That’s how it is when I think about the UP. On the one hand, I live elsewhere because that’s the life I’ve chosen. And it is nice to live in an area of the country with enough other gay people that we associate based on individual preference rather than on bare survivalism. I enjoy having regular access to live music beyond oldies cover bands, and I adore sitting lakeside in the summer without once dousing myself in DEET. Most of the time I grasp the logic of such things, but then a photograph of Pictured Rocks National Lakeshore will appear on a friend's Facebook page and my senses are cast into such a yearning they clamor, begin to cross.


Here's an example of the kind of synesthesia that rules my relationship to Upper Michigan: when I was growing up, each short summer my family would set out to harvest enough berries to last a year's worth of morning toast and neighborly gifting. Strawberry, raspberry & blueberry all grow wild in the UP, as do lesser known but eminently jam-worthy varieties like sugar plum (serviceberry), thimbleberry, and chokecherry (these last possessing all the charms of a tablespoon of witch hazel when fresh but quite tasty when sweetened and preserved). I don't remember often being asked if I wanted to go berry picking. It was one of those activities, like school or dental visits, that were set by forces beyond myself. Berries would come ripe in the woods, and that meant the whole family would soon be piling into one of a series of the aforementioned road-salt rusted station wagons and heading to a secret location my parents had been scouting off some trail or forest service road as soon as snow receded in spring.

My mother, who'd grown up in rural Indiana and had been employed as a young person in commercial blueberry fields, was maniacally efficient when it came to picking: it was customary for my brother, sister, father and I to combine our afternoon's work in the hopes of mustering a challenge to her dominance, and to fail.

Though in general I approached berry picking with the same good-natured ambivalence I brought to all potentially enjoyable outdoor activities that were nonetheless not as predictably wonderful as reading for hours on end, I truly hated picking raspberries. Wild raspberry canes have furry spines that flush your forearms to a prickly fever. They prefer areas of the woods that have recently burned, where the canopy is sparse & the soil dusty. They come ripe during the hottest part of the summer and, worse, the sunny spots they favor are the domain of biting flies (mosquitos having dominion over dusk and shade). Compared to mosquitos, with their slender proboscis and dram of anesthetic, biting flies are crude, unprofessional. They use serrated mouth parts to saw––or if hurried, rip––ragged little holes in victims' flesh. Their bites are instantly painful––pure and abrupt as being slapped. The affected skin tends to swell and bleed, which everyone knows attracts more flies. The bites can engender a flashing rage, the same dumb, inward-focused fury that comes from stubbing a toe. Preventable. Evidence of a lack of vigilance, and its punishment at the same time. Sweating, wheeling my arms overhead until I tired, pinching tiny wounds of raspberries into my ice cream bucket, yelping with sudden pain, knocking the bucket over, righting it, repeating––that was raspberry picking for me. Years into my adulthood, I hated the taste of raspberries. I wouldn't touch the jeweled pints of jam we'd raise from those excursions. A church member's cobbler would taste sweaty and somehow oppressive. Fresh berries on ice cream sour and salty as frustrated tears.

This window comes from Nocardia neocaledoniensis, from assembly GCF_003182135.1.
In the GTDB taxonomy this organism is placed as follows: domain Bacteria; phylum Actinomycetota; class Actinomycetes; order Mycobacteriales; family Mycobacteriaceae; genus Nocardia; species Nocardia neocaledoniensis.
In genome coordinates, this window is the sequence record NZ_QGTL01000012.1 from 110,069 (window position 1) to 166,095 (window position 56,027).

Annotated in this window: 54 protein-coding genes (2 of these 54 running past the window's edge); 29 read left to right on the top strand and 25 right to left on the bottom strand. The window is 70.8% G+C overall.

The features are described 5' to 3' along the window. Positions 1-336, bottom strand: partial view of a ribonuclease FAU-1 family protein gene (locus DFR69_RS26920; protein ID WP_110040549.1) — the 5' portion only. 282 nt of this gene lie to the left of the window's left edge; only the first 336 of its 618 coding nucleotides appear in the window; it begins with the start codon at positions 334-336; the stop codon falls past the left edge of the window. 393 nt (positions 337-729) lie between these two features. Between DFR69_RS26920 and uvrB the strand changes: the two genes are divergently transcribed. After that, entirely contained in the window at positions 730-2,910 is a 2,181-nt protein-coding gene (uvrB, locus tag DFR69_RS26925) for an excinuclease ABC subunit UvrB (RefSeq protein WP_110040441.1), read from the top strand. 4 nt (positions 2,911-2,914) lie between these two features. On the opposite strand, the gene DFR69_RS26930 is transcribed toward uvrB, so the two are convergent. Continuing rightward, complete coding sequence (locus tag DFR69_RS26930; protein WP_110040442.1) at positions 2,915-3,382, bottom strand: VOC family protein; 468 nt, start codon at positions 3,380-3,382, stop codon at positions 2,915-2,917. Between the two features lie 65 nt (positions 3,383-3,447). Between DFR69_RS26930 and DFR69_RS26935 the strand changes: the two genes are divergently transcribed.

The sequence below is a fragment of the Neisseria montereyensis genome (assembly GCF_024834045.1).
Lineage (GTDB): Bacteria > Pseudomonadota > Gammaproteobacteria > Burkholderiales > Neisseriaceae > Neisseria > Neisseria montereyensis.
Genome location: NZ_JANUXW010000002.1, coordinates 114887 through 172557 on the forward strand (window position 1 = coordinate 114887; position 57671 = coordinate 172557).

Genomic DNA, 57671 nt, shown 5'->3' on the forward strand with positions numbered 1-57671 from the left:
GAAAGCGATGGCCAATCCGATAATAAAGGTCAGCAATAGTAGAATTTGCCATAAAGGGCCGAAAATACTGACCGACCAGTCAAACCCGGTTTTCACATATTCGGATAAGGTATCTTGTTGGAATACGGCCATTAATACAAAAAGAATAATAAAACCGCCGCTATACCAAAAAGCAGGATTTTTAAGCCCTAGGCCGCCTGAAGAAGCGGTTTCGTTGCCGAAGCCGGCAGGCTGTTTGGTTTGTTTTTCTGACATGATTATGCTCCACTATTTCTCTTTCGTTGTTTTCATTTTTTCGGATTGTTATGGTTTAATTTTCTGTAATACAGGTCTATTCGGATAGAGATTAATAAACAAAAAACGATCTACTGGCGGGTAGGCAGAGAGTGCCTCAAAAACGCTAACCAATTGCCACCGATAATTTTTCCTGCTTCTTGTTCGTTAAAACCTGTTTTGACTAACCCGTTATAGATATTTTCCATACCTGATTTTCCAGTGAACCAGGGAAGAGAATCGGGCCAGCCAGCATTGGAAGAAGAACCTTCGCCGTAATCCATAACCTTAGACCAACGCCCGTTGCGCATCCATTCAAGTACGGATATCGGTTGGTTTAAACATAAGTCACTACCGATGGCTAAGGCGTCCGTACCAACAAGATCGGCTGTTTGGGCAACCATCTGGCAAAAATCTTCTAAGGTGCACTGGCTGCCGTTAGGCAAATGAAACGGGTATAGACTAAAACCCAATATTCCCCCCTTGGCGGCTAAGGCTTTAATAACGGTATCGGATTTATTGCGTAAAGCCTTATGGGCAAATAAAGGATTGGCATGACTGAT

Taste with touch. Beauty with pain. My thoughts about Upper Michigan are a jumble and, I’m afraid, likely to remain as disorganized as my erratic emotional response to having left the place. I recognize this sense in Greetings from Michigan: The Great Lakes State, the concept album by Sufjan Stevens, which deals with themes of nostalgia, longing, and estrangement with the depth and juxtapositional skill of a lyric essay. Despite its bias toward the Lower Peninsula (which is after all typical of most things Michigan) and fact that as a Yooper I am more or less contractually obligated to view with a measure of distrust any work made about the UP by someone from downstate, track five, titled after the Upper Peninsula, has always had its persuasive moments for me. "I live in America with a pair of Payless shoes/ The Upper Peninsula and the television news" it begins. There, the isolation, florid in its plainspokenness. There the sense of separation: the speaker from a nation, the viewer from happenings far removed. The music itself vacillating between the spare and unassumingly lovely to the discordant, speaking its own language that, depending on your mood, could signal either mourning or joy.

Emily Van Kley's poems have appeared or are forthcoming in the Iowa Review, The Mississippi Review, Crab Orchard Review, and Best New Poets 2013, among others. She's a recipient of the Iowa Review Award and the Florida Review Editor's Award, and has contributed to several anthologies, including Here: Women Writing on Michigan's Upper Peninsula. She lives in Olympia, Washington. Find her online at